Sperm follicular fluid treatment and motility measurements

Follicular fluid samples of each of the ten women were divided in two independent replicate samples, A and B (20 samples in total, Supplementary Fig. 1). Washed sperm aliquots from each of the eight men were then combined with these 20 follicular fluid samples (25 µl sperm + 25 µl follicular fluid = follicular fluid treatment) in all possible male–female combinations (full-factorial design: n = 8 males × 10 females × two subsamples = 160 combinations in total). Selected follicular fluid concentration (50% dilution) was based on earlier findings, demonstrating that follicular fluid stimulates sperm motility across a wide concentration range (Kulin et al. 1994; Ralt et al. 1994; Getpook and Wirotkarun 2007). Thus, even if postovulatory follicular fluid concentration in the human oviducts is unclear, sperm physiological response to 50% follicular fluid dilution can be expected to predict sperm response in vivo. All the above-mentioned sperm follicular fluid dilutions were kept at +37 °C during the entire experimental period. For each male, all the sperm measurements (see below) were performed on the day of semen collection (i.e., by using fresh sperm).

The effect of follicular fluid treatment on sperm motility (curvilinear velocity: VCL, linearity of the swimming trajectory: LIN, and amplitude of the lateral head displacement: ALH) was determined using computer-assisted sperm analysis (Integrated Semen Analysis System, v. 1.2 Proiser, Valencia, Spain), with a negative phase contrast microscope (×100 magnification) and a capture rate of 100 frames s1. Sperm motility was measured by adding 1 μl of each of the 160 different sperm follicular fluid dilutions to pre-warmed (+37 °C) Leja 4-chamber (chamber height 20 μm) microscope slides (Leja, Nieuw-Vennep, the Netherlands). We recorded sperm motility at four different time points (30, 90, 180, and 300 min after the beginning of the follicular fluid treatment). The time points were selected based on the knowledge that the capacitated state of human sperm last ca. 50–240 min in vitro (Eisenbach and Tur‐Kaspa 1999). Within each male–female combination (and time point), sperm motility measurements included two independent recordings within both replicates, resulting in four motility recordings per male–female pair (n = 320 recordings in total). To avoid a potential time effect on the measured sperm traits, sperm motility in the first (A) replicate was always measured in the following order: FF1, FF2, …, FF10, whereas the second (B) replicate was measured in the opposite order: FF10, FF9, …, FF1 (Supplementary Fig. 1). The mean total number of measured sperm cells per male–female combination was 1160 (±23.7 s.e.m.).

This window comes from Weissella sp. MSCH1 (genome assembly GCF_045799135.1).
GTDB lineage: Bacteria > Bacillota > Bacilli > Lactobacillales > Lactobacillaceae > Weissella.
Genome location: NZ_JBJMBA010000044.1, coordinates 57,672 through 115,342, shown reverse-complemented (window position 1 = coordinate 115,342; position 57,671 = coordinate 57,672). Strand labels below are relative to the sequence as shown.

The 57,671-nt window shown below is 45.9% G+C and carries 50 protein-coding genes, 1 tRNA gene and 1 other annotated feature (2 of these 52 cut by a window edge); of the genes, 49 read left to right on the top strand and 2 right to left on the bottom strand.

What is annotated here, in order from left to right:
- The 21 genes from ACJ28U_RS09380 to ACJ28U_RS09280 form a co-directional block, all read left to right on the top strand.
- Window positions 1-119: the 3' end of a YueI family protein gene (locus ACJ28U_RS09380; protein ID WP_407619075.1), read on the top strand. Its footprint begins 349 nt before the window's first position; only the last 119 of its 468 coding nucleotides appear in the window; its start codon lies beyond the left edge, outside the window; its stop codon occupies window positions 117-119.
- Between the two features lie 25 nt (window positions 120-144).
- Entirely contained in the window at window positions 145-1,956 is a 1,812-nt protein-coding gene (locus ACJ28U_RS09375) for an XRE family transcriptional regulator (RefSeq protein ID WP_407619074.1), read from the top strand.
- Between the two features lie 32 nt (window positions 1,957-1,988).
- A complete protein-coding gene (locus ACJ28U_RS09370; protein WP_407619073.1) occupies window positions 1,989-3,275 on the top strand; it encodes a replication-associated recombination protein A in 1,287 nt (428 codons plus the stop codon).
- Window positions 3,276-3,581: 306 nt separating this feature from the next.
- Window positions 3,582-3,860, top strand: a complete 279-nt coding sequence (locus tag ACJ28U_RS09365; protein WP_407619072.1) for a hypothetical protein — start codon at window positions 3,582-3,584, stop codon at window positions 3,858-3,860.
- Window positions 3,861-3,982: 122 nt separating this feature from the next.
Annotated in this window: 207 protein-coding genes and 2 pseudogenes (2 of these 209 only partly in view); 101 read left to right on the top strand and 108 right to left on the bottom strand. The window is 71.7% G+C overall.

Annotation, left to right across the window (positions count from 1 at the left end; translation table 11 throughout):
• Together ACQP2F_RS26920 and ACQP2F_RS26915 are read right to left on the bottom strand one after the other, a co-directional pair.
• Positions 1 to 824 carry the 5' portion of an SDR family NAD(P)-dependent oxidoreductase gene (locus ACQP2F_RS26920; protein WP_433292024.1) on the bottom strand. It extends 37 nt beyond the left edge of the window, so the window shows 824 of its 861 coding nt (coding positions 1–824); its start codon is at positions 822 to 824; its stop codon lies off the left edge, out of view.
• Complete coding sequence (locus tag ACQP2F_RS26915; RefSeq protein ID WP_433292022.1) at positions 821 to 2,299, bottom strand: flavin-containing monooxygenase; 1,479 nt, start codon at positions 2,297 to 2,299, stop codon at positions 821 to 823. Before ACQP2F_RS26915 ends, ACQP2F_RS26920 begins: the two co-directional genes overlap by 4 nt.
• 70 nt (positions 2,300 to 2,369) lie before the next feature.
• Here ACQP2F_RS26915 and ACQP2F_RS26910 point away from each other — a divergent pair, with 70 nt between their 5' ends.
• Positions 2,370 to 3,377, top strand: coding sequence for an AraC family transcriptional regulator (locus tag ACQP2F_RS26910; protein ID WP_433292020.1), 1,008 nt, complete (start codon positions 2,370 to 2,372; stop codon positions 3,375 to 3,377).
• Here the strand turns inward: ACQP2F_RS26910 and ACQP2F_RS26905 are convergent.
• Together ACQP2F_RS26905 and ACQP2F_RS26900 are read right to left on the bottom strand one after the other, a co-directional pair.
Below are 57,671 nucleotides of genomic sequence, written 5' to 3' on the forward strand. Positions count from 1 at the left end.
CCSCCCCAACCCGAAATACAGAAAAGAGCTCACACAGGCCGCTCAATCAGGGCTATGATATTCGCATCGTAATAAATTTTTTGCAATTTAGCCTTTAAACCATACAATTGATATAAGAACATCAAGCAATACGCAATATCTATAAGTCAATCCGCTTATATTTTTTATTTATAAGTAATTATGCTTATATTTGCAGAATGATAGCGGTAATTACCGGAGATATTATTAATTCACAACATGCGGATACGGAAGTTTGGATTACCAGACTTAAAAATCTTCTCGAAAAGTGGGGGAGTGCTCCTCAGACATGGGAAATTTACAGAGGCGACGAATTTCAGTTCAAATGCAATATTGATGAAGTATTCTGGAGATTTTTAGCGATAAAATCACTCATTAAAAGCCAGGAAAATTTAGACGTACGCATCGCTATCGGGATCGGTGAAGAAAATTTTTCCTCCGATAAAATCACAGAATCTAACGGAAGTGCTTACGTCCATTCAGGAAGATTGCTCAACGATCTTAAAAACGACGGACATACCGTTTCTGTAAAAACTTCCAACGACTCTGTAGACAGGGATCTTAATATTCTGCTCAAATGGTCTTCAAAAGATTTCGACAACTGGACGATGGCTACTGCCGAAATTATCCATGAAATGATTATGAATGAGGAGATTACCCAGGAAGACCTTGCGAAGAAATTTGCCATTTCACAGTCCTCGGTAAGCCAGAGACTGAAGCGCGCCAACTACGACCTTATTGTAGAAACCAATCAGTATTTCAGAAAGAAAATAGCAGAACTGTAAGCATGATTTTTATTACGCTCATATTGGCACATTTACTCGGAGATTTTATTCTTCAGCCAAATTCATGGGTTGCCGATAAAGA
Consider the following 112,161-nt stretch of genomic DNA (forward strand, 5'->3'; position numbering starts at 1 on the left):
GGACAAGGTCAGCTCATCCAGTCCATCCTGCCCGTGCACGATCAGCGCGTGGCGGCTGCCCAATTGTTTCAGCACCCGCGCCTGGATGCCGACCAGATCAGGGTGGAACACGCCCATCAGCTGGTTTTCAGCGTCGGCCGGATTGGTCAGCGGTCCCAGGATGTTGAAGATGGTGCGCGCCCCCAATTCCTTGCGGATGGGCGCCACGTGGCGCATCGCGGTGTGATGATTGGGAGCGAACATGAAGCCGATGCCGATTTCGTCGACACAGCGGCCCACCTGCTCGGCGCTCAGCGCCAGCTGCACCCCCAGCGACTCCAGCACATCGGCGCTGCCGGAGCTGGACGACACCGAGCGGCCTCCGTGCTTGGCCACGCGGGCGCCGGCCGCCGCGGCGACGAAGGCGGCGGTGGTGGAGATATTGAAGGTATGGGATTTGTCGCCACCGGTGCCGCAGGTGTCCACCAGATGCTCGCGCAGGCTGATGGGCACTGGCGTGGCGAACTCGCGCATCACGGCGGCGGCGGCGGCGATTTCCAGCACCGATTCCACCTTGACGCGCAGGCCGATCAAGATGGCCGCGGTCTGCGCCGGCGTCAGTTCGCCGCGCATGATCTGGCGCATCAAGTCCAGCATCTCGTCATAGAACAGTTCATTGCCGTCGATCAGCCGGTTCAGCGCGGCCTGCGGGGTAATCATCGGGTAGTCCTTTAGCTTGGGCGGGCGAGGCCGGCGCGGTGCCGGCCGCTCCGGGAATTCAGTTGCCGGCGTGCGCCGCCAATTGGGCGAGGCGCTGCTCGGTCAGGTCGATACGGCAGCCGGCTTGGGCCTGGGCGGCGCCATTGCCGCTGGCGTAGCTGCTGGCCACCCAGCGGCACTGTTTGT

Measurement of sperm physiological state

The proportion of hyperactivated sperm cells in each of the above-mentioned four time points was determined based on three motility parameters that have been shown to characterize hyperactivated sperm motility (Kay and Robertson 1998): sperm VCL (VCL > 150 µm/s), LIN (LIN < 50%), and ALH displacement (ALH > 2.0). The resulting hyperactivated sperm subpopulation represented 20.9% of the total sperm count, which closely corresponds with earlier findings that ~20% of human sperm undergoes hyperactivation simultaneously (reviewed by Kay and Robertson 1998).

Sperm acrosome reaction and viability in each male–female combination (300 min after the beginning of the follicular fluid treatment) was determined by staining the sperm samples with fluorescein isothiocyanate-labeled peanut agglutinin (PNA, 25 µg/ml) and propidium iodide (PI, 0.5 µg/ml), respectively. After staining, the sperm was immobilized with 1% formaldehyde on a microscope slide. The proportion of acrosome-reacted (PNA-stained) and/or dead (PI-stained) sperm were determined by imaging the sperm with Zeiss Axioplan 2 fluorescent microscope, Proiser C13-ON camera, and XIMEA CamTool software. The mean total number of imaged sperm cells per male–female combination was 511 (±15.2 s.e.m.).

Genotyping of study subjects

DNA of all the 18 subjects was extracted from EDTA blood using automatized Qiasymphony SP instrument (Qiagen). Extracted DNA samples were genotyped on Illumina GlobalScreeningArray-24v2-0 + Multi-Disease beadchip at the Institute for Molecular Medicine Finland (FIMM). All genotypes were named with GenomeStudio 2.0.3 software, and a subset was checked manually based on pre-determined selection criteria such as low call rates, bad cluster separation, low signal intensity, quality scores, and heterozygote excess. The parameters used in the quality control of X chromosomal and autosomal markers were: call rate < 97%; cluster separation < 0.3; AB R Mean (low intensity SNPs) < 0.3; AB T Mean (SNPs where two clusters are close to each other) < 0.2 or >0.8; heterozygote excess < −0.3 (not X chromosome) or >0.2; AA or BB T Dev > 0.05; and AB T Dev (too many or CNV like clusters) > 0.07. PLINK v1.90b6.6 (Chang et al. 2015) (www.cog-genomics.org/plink/1.9/) was used to manage and filter the genotyping data. For genotyping quality control, the following settings were applied: missing genotype frequency (geno) < 0.05, P value for deviation from Hardy–Weinberg equilibrium > 1e− 5; minor allele frequency > 0.01; individual missing genotype rate (mind) < 0.05. A total of 31,514 of 759,993 variants (4.1%) was discarded during the initial quality control procedure. 402,013 variants and all individuals passed the genotyping filters, and 2977 of the passed variants were located within the MHC region on chromosome 6.